Characterisation is disappointing. The protagonist is flat as a board and has no real depth to him. The villain is ridiculous and between the two of them, and the other ‘guest’, they can’t even carry the plot convincingly.
Subject 13 attempts to make this a story of acceptance, of learning to live with the consequences of your decisions and the path you’ve set out for yourself, but also wants to deliver a bit hope of second chances, but the characters fail to transmit either of them.
Subject 13’s soundtrack is very good. The pieces are all moody and complement their environments. There are a few recurring ones, especially when you’re puzzle solving and they become not forgettable but an anthem to the puzzling, which is quite nice. The game even includes a beautiful melody that acts as a puzzle solution jingle, similar to those found in Gabriel Knight. Voice acting is horrendous though. Usually in plot-driven games, the tendency is to overact, but Subject 13 goes in the opposite direction with soulless voice actors that read out their parts as they would a furniture catalogue. Even the main character fails to convey any emotion convincingly, making it sound as if he doesn’t give a damn about anything. It starts out decent but as the game progresses, he too loses all emotion and just gives a flat performance.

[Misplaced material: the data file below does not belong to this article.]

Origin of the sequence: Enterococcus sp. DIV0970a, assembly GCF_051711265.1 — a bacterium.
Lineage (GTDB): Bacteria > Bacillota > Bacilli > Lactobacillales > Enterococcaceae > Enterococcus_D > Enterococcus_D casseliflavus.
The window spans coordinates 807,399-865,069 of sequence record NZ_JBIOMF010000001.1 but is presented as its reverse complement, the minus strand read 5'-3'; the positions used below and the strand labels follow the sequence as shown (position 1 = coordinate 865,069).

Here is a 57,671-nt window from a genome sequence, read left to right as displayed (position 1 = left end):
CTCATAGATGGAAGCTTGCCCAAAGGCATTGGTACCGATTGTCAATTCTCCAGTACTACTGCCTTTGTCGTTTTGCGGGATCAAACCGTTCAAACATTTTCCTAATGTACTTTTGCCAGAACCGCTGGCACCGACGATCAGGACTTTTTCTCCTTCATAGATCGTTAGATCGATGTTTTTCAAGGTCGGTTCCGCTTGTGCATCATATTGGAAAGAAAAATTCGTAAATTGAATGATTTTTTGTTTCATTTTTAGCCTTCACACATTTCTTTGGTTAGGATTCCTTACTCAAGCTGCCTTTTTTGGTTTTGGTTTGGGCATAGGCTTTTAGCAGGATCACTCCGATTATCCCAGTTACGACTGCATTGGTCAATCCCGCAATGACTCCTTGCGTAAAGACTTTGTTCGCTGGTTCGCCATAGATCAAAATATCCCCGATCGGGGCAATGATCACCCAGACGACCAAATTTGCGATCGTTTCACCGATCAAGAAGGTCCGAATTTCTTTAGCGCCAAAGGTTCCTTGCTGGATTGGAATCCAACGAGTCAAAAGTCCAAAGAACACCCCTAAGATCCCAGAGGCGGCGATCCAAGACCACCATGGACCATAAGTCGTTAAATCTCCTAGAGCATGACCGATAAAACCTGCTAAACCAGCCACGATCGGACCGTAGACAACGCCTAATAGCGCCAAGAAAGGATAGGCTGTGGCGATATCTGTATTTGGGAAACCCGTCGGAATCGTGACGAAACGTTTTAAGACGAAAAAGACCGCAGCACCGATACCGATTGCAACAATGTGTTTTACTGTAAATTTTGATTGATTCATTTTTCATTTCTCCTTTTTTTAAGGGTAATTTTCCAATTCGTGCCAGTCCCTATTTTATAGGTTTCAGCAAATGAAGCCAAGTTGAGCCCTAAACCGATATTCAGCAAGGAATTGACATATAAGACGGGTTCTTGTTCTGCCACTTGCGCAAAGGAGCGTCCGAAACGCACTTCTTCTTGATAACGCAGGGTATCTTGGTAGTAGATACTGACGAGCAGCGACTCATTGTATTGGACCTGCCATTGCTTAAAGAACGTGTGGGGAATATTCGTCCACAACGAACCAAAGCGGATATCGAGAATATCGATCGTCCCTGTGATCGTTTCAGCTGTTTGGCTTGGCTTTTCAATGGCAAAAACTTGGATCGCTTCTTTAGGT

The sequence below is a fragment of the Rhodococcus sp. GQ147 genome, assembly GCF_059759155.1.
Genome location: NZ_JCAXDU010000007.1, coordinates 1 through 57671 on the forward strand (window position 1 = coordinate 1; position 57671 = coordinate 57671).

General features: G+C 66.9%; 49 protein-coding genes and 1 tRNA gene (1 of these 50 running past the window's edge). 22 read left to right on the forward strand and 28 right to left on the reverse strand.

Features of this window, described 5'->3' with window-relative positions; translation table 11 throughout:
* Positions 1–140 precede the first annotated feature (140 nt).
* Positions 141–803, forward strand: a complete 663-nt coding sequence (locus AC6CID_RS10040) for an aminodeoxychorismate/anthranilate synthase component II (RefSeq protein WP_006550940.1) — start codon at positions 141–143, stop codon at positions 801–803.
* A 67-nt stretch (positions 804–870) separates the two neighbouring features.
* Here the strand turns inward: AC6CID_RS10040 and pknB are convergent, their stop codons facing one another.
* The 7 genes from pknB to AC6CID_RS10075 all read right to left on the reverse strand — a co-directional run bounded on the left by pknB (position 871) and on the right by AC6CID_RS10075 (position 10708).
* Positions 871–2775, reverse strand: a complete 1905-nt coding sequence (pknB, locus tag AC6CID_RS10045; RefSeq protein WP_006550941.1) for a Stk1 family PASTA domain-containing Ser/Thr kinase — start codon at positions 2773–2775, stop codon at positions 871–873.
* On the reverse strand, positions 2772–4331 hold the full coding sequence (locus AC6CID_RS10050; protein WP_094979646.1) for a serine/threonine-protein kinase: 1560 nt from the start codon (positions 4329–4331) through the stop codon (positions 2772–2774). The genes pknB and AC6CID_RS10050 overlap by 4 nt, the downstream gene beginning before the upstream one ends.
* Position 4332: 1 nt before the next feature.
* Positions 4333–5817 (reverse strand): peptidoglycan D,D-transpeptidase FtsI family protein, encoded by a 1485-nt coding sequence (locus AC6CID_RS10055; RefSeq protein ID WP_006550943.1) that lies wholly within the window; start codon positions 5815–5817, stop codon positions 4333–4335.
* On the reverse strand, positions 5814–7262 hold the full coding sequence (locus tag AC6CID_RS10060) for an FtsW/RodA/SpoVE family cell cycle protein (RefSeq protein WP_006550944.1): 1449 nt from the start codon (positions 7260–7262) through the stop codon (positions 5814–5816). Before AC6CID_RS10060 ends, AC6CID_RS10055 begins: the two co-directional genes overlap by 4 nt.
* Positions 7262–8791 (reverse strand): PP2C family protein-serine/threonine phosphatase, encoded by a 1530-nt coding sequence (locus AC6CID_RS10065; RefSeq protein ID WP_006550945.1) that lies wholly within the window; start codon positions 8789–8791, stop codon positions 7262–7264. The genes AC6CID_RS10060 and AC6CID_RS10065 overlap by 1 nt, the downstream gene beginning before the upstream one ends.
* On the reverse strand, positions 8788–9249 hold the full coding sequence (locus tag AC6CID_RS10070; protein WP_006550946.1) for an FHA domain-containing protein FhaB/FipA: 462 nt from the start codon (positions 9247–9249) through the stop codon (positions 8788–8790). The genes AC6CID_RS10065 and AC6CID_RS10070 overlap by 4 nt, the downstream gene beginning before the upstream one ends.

Gameplay is the game’s strongest point. Subject 13 mixes 3rd and 1st person point & click adventure styles. Exploration is in a 3rd person perspective but interactions, either with items or the environment, shift perspectives to 1st person. You’ll often have close-ups, where you’ll only see the particular segment of the scene that corresponds to the hotspot. It’s minimalistic and lets you focus on the task at hand without any distractions. One thing I like in particular is that once you click to investigate—the magnifying glass on the action wheel—the game will instantly switch to the close-up without waiting for the character to actually reach it. It’s another smart decision that gets you to the puzzling as fast as possible.